[Sidenote: The assassins.] [Sidenote: Gloomy silence.]
Among the men whom Achillas had provided to aid him in the assassination was an offieer of the Roman army who had formerly served under Pompey. As soon as Pompey was seated in the boat, he recognized the countenance of this man, and addressed him, saying, “I think I remember you as having been in former days my fellow-soldier.” The man replied merely by a nod of assent. Feeling somewhat guilty and self-condemned at the thoughts of the treachery which he was about to perpetrate, he was little inclined to renew the recollection of the days when he was Pompey’s friend. In fact, the whole company in the boat, filled on the one part with awe in anticipation of the terrible deed which they were soon to commit, and on the other with a dread suspense and alarm, were little disposed for conversation, and Pompey took out a manuscript of an address in Greek which he had prepared to make to the young king at his approaching interview with him, and occupied himself in reading it over. Thus they advanced in a gloomy and solemn silence, hearing no sound but the dip of the oars in the water, and the gentle dash of the waves along the line of the shore.
[Sidenote: Assassination of Pompey.]
At length the boat touched the sand, while Cornelia still stood on the deck of the galley, watching every movement with great solicitude and concern. One of the two servants whom Pompey had taken with him, named Philip, his favorite personal attendant, rose to assist his master in landing. He gave Pompey his hand to aid him in rising from his seat, and at that moment the Roman officer whom Pompey had recognized as his fellow-soldier, advanced behind him and stabbed him in the back. At the same instant Achillas and the others drew their swords. Pompey saw that all was lost. He did not speak, and he uttered no cry of alarm, though Cornelia’s dreadful shriek was so loud and piercing that it was heard upon the shore. From the suffering victim himself nothing was heard but an inarticulate groan extorted by his agony. He gathered his mantle over his face, and sank down and died.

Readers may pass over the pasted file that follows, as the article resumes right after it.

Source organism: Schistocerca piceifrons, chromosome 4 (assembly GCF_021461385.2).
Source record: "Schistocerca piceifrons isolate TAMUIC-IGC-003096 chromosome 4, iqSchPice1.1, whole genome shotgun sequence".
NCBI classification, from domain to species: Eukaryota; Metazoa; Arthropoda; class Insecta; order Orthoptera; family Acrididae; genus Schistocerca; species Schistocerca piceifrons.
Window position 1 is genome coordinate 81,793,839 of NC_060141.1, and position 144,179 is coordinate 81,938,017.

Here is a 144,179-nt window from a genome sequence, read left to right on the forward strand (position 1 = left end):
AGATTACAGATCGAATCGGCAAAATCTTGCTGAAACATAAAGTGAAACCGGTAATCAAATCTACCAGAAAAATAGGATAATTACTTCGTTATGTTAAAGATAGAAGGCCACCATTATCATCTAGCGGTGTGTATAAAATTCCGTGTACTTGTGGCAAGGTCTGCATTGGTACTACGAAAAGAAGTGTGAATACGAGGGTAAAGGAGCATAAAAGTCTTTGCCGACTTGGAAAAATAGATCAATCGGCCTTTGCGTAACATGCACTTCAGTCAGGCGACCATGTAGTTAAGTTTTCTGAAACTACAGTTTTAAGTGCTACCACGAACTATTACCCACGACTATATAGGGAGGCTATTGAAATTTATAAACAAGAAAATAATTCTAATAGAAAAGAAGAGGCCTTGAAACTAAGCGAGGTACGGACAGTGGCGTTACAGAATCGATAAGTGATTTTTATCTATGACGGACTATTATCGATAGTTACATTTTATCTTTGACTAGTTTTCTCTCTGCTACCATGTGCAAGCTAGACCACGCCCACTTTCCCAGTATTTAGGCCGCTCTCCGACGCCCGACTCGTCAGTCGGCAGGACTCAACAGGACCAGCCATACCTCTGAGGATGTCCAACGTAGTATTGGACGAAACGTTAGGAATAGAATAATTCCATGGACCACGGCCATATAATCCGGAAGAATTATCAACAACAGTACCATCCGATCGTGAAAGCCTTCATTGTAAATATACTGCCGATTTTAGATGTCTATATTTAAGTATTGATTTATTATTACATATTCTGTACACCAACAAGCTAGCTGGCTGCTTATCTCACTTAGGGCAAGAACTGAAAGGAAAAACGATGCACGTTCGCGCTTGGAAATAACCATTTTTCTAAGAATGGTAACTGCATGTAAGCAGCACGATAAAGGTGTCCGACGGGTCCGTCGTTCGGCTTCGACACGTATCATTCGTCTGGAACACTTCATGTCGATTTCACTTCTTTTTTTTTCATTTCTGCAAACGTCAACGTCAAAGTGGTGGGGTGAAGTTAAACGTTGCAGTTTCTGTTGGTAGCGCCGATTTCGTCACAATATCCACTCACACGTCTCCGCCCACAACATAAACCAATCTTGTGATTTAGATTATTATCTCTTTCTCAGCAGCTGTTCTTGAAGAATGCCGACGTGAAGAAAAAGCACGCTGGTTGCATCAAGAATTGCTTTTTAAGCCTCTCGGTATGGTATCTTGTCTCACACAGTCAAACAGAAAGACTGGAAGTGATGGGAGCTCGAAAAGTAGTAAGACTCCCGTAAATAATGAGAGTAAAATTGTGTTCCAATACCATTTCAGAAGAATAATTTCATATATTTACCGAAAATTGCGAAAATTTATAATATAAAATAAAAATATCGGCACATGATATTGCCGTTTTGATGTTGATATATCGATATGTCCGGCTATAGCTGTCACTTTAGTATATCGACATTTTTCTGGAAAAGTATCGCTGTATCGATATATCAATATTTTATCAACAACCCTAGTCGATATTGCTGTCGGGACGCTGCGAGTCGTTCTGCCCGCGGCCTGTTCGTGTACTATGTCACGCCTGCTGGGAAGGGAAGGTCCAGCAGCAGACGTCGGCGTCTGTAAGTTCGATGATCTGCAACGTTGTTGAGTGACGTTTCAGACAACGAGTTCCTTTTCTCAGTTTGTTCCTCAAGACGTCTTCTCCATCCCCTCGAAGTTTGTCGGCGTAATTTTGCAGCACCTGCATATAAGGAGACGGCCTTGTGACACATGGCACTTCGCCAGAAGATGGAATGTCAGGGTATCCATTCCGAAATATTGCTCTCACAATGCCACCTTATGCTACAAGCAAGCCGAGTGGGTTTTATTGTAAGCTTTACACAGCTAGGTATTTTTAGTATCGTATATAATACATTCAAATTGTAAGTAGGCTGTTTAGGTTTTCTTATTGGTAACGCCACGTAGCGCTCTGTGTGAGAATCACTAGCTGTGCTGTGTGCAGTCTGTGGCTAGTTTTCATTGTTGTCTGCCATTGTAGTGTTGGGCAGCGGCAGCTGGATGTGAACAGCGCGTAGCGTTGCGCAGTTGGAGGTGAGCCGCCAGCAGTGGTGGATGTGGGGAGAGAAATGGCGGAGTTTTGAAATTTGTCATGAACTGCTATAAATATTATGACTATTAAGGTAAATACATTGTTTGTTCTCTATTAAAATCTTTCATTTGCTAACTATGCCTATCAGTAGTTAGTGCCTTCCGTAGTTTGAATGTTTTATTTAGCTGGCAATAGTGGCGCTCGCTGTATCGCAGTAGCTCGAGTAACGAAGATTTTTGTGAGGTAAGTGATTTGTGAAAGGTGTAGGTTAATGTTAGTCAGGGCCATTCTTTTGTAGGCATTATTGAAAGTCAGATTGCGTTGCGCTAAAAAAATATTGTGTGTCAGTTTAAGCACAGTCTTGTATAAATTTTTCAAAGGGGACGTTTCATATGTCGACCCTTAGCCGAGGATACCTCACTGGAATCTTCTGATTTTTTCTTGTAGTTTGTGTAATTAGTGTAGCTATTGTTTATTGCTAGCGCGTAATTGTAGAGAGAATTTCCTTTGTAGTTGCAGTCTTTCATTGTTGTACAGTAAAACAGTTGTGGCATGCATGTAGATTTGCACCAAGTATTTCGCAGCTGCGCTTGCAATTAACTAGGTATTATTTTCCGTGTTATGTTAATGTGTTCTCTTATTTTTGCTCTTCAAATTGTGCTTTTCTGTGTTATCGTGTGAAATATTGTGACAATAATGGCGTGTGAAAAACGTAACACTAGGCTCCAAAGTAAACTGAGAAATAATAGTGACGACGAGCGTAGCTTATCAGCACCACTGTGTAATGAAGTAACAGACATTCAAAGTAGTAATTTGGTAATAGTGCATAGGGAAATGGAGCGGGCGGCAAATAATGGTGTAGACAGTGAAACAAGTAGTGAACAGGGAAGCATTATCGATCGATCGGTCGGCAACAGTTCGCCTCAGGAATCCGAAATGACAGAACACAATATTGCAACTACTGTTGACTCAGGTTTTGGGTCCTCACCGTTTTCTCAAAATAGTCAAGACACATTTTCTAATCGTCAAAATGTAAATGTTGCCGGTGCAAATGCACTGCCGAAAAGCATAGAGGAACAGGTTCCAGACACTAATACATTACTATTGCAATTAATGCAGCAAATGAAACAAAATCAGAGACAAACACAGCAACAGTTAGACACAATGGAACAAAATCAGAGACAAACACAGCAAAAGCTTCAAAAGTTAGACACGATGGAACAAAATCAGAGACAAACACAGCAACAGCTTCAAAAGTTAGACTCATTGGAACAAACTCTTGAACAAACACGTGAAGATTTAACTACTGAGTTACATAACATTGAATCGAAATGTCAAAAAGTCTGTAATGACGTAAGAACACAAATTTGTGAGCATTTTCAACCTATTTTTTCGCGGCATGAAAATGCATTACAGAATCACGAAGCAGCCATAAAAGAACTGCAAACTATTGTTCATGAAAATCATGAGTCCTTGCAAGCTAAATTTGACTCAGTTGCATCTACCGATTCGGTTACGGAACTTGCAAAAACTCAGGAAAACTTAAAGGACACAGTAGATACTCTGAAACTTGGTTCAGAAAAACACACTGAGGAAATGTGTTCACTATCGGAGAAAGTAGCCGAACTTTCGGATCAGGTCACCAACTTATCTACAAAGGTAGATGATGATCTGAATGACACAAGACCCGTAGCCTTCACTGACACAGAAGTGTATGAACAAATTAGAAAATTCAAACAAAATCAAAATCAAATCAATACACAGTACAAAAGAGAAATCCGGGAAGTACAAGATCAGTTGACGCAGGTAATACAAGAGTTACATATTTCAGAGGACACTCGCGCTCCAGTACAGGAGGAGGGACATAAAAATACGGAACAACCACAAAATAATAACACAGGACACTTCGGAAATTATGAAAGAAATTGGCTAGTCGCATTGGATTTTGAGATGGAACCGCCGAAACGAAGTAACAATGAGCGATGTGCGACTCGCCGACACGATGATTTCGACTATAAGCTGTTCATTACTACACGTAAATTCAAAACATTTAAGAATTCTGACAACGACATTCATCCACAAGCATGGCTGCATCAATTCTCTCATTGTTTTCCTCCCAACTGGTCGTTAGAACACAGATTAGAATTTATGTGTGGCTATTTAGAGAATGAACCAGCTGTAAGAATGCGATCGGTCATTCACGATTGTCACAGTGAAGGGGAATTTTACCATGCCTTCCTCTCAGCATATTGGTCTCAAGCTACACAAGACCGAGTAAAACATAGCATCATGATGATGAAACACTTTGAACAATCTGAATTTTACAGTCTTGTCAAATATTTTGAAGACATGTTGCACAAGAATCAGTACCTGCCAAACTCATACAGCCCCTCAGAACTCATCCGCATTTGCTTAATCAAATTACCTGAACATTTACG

[Sidenote: Cornelia.] [Sidenote: The funeral pile.] [Sidenote: Pompey’s ashes sent to Cornelia.]
Of course, all was now excitement and confusion. As soon as the deed was done, the perpetrators of it retired from the scene, taking the head of their unhappy victim with them, to offer to Caesar as proof that his enemy was really no more. The officers who remained in the fleet which had brought Pompey to the coast made all haste to sail away, bearing the wretched Cornelia with them, utterly distracted with grief and despair, while Philip and his fellow-servant remained upon the beach, standing bewildered and stupefied over the headless body of their beloved master. Crowds of spectators came in succession to look upon the hideous spectacle a moment in silence, and then to turn, shocked and repelled, away. At length,